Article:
Here in Texas we are experiencing those hot triple digit temperature days, and if your RV air conditioner goes out, it could be one of the worst days of your life. This happened to our cousin last weekend and it didn’t take long to find out that a mobile RV technician could replace it in about 7-14 days. After all, it is the middle of summer and they are busy, too. That might be acceptable if you are in between trips, but for the full time RVer this is a nightmare.
Fortunately, they had a couple of people who came to their rescue to replace the AC unit. Having just recently replaced one for a friend, they knew exactly how to do it. The only thing they didn’t know was that you have to make sure you buy a replacement that is the same brand and model as the one you are replacing.
After about 4 hours in the heat (inside and outside the trailer) they finally called PPL’s RV Parts Superstore where they purchased the new AC and decided it was time to ask questions. Within about a minute or two they found out they had more work ahead of them. You see they were trying to replace a Coleman AC unit with a Duotherm and it just won’t work. The wiring is completely different, so they had to take the new one down, return it and buy the correct one. Double the work and frustration!
Now the moral of this story is that when replacing RV appliances it is a good idea to take the model and serial numbers with you when you purchase the replacement parts. In addition a simple picture of the thermostat and ceiling assembly could have helped the parts store identify their needs. Take a few minutes to save a lot of time.
Singing in the rain…..In our case shopping in the rain was the way to go when looking for a used RV. It is the perfect time to see any leaks that may have appeared around the vents and side walls of the vehicle. I recommend that you take time to look inside every upper compartment for evidence of current or prior leaks and pay close attention around vents and windshields.
Keep in mind that just because a vehicle leaked in the past does not mean it leaks now. An owner may have had a roof resealed and the stains are the only reminders of the leak. Roof leaks are a common problem. After all, an RV gets baked in the sun, frozen in the winter, damp in the rain and is then driven down the road over all the bumps. No wonder leaks happen. Maintenance is the key to keep your RV dry, but don’t forget that RV shopping in the rain can be rewarding and is a good idea when purchasing a used RV
See what I did there? The alliteration I mean. All of the “B’s” in the title…anyway. The beach and barbecues (Bar-b-ques, B-B-Q depending on where you are from). We just got back from a really great trip to the beach this past weekend. Delenara RV Park on Galveston Island to be exact. It took a big hit during Hurricane Ike, but has been reborn and is once again a beautiful place to hook up and watch the sunset.
When we’re at the beach, barbecues are pretty much standard. Don’t think that we take them lightly, it’s just that we’ve had our fair share of beachcomber barbecues in the past and are looking forward to many more.
It doesn’t matter what you throw on the grill: fresh caught Rainbow Trout, Shrimp, hamburgers, hot dogs, steak, or veggies the grill becomes the center of attention as the amazing smells begin to waft in the ocean breeze. Keep the sand off of your plate and you’ve a fine meal, indeed.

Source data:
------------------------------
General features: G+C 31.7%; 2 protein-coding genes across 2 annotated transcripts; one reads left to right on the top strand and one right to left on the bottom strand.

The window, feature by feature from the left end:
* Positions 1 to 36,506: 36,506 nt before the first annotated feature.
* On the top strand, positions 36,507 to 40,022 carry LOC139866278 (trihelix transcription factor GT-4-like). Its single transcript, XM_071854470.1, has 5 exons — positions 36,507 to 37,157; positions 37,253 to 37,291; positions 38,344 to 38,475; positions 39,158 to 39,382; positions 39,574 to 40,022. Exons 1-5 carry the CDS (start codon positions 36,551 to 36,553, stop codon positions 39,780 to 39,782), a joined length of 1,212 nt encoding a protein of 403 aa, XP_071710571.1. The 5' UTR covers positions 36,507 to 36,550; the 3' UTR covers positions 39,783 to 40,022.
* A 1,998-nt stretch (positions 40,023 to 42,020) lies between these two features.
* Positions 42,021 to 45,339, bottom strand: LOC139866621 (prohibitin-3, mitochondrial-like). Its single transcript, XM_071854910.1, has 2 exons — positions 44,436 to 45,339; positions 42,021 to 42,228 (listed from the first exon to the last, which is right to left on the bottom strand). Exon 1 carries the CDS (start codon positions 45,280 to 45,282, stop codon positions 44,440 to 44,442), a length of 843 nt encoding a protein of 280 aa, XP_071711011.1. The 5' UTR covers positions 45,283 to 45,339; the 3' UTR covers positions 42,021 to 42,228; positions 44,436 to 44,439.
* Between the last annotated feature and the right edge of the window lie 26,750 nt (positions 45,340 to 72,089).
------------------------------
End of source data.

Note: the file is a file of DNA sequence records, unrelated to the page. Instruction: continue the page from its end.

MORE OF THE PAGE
So, do you use the community grill at your campsite, or do you bring your own? Good question. You can do either! Though, we bring ours. In fact, they are more affordable and much easier to transport and use than you may think. Beach ready grills don’t have to be expensive, or cumbersome. In fact, if you are on a budget, you can actually get some very nice grills for relatively little money. Of course, if you are a serious barbecuing beachcomber, then you are going to want something with a more versatile grilling space, but put in only minimal effort into transporting it, you can look into mounting one one your RV.
The bottom line is if you plan to take your RV to the beach, take your cooking outdoors and enjoy the sights, sounds and smells of that cool salty air.
Next time you have a lazy day with little to do, take the time to record all the identifying numbers in your RV. This list will help when you take your vehicles in for service, or when you hear of an appliance that has been recalled. Keep this list with your manuals and a copy with your valuable papers. It sure comes in handy when you call to order what seems to be a standard little part and then you’re asked to provide the brand name, model number or serial number in order to determine exactly what you need. The following is a simple chart to be used as a guideline.
You may have more or less information, but this is a start. This simple little chart may save you hours, or days when trying to have repairs done, or parts replaced.
Who doesn’t love Las Vegas and who doesn’t love Pizza? While I just surfing around YouTube recently, I ran across a nice little review of RVing in Las Vegas and a great recipe for pizza on the grill. I just thought that this looked so good, I just had to share.
If anyone makes this, let me know how it turned out!
Who would have known that this tasty campground treat has it’s own day? I didn’t, but it certainly deserves it! I don’t remember the last time we went on trip without either having s’mores, or at the very least, wishing we had them!